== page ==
“Anything that you wanna do, any place that you wanna go
Don’t need permission for everything that you want”
Most days walking down Charing Cross you can see a group of art and fashion students congregated outside the foyer of Saint Martins. The studied posing acting in static contrast to the efficient stream of harassed Londoners walking to work and shopping in the West End. The small group of students hanging around after lectures are performers. The content of which is surplus time, a moment of in-effiency amidst the human traffic. Surplus time often seems in short supply in London; whilst the exhausted Londoner has internalized the rhythm of the office within the wider mechanisms of the market, the art student contest their eventual engagement with that same market.
The students occupy a threshold between the semi-privacy of the institution and the wider pressures of the economy outside it. This semi-privacy gives the group a certain autonomy and space to make mistakes and to say silly things, rehearsing modes of address that contribute to creating a fertile environment for innovation. I remember specifically a tutor at Newcastle University mischievously telling me that I could ‘drink a pint of beer and call it performance art,’ and that it was his job to quantify it as such. This institutional permissiveness breeds a particular strain of self-determinism. It is freedom played out for its own sake, a wide open space for the student to stake out their own territory and preparation for the post institutional practice, that is defined internally rather than shaped externally by the market.
Art colleges are as, Nicholas Serota, recently put, ‘laboratories of creativity’, but rather than testing forms of bacteria, students test forms of expression. Of course their is no empirical way of measuring expressive and aesthetic content and as such it serves no immediate function within society. Rather, art colleges generate ideas with possibility and forms of potential that the art students have to protect in their emergent practices. What makes the right conditions for this ‘formal bacteria’ to breed is difficult to predict as it relies on a set of circumstances aligning, whether it is Black Mountain College, Goldsmiths or the Jan Van Eyck academy, art schools isolate discussion within a discursive framework to promote criticality and engender an ability to make yourself visible. It is a curious situation that is on one side inward facing and hermetic and on the other side a preparation for public discourse within a highly individualistic economy.
‘The Orb project’, by the recent Slade graduate Melis Van Den Berg offers a sly comment on this apprehension. ‘The Orb’ operates as a site of production and display, the Orb is at once a framing device for the ‘paraphernalia of the studio’, and a mode of transport to validate this studio process within the wider public arena of the gallery system.
Historically there are two types of art school, Bauhaus (an investment in creativity and imagination) and the academic model (a belief in talent and development of skill), Thierry De Duve in ‘When Form has Become Attitude -And Beyond’,suggests that both models are obsolete. The binary of educational systems built on industrial notions of labour, and ghettoized notions of creativity are giving way to convergent and independent models that explore the relationships between departments and across disciplines. The practice of Anton Vidokle, can be seen as particularly influential in this respect, as the instigator of E-flux (online journal), United Nations Plaza (pop-up independent art school) and Time Bank (time as capital), Vidokle’s career has manouvuerd around strategies of independent and alternative forms of generating and disseminating discourse. Artschool/UK, a conference/exhibition platform for discussion and workshops was shown last year at Cell Project Space and Whitechapel picks up similar themes.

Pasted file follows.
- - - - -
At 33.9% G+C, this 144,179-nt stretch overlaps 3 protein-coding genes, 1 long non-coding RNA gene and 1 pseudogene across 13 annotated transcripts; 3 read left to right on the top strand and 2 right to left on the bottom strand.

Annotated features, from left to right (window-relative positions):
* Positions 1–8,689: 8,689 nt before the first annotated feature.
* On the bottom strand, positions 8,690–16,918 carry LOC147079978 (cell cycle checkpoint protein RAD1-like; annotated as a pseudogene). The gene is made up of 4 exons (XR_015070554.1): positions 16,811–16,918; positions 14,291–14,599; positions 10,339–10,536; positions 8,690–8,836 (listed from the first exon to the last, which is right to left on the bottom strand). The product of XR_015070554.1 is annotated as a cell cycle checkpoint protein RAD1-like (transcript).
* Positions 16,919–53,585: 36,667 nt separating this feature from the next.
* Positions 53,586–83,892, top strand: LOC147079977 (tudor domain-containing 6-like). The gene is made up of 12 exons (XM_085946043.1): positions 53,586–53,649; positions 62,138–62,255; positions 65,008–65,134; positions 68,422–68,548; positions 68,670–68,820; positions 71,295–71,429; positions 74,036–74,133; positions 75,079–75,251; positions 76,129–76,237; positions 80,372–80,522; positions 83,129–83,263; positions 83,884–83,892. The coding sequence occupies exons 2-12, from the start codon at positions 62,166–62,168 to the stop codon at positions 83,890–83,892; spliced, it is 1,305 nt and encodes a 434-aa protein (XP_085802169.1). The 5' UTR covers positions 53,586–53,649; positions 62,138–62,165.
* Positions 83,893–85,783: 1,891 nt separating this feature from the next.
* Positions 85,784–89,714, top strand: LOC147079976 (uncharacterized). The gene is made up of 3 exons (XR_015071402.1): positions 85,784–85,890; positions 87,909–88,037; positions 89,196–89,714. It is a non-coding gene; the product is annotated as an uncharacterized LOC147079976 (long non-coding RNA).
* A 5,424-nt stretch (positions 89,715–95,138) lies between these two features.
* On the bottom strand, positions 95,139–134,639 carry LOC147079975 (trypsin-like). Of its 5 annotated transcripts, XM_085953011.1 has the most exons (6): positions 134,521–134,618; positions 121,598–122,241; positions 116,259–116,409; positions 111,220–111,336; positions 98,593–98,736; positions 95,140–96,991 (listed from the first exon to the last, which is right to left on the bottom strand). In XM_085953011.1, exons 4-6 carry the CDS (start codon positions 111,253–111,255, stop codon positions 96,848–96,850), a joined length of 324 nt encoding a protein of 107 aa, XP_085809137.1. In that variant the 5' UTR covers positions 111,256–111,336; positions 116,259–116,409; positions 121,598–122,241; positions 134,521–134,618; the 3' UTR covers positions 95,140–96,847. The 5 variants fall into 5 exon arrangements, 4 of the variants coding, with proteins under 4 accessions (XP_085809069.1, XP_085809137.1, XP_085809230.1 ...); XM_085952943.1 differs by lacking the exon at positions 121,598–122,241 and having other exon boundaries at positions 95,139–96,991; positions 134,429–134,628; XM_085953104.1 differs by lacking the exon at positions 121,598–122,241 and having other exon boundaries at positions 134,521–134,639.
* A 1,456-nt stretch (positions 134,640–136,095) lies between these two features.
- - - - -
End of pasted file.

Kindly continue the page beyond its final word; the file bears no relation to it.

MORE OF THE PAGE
These discussions are framed by the recent ideological cuts to arts and humanities by the coalition, and the subsequent occupations and protests. It is no coincidence that art students formed the first collective response to the cuts. The recent student occupations and protests illustrated the conditions that are so threatened by the cuts, a highly convergent and enterprising student body that in response to the cuts, parasite the institutions and generate content. It is this energy and community that has been fostered at art school and given us so much innovation of the last forty years or so. The emergent art world has always run on a basic dichotomy of individualism and the support structures of collaboration. Artists have often understood that to incubate forms of potential away from the volatile market you have to develop support systems; a capital based on renewable and de-centralized sources such as knowledge and skills sharing.
The artist run space is the historical model of such activity, and Woodmill, the soon to be vacated rabbit warren of studios, galleries, projects spaces and educational projects in Bermondsey offers a prime example of a network of graduate artists working as a single agency to maintain and support divergent practices. When I graduated in Fine Art from Newcastle University, I remember thinking that you needed three things as an artist; time, money and space. You can can subtract one or two conditions from the three but not all of them, and the various modes of collaboration and enterprise culture illustrated by successive generations of artists are an attempt to create and maintain these vital conditions beyond the semi-privacy of the educational institution and into a public arena. Raqs Media put it best, ‘Perhaps a school or the idea of a school as a condition of learning, of being open to discourse and discovery, can also be seen as something we might carry with us wherever we go, whatever we do.’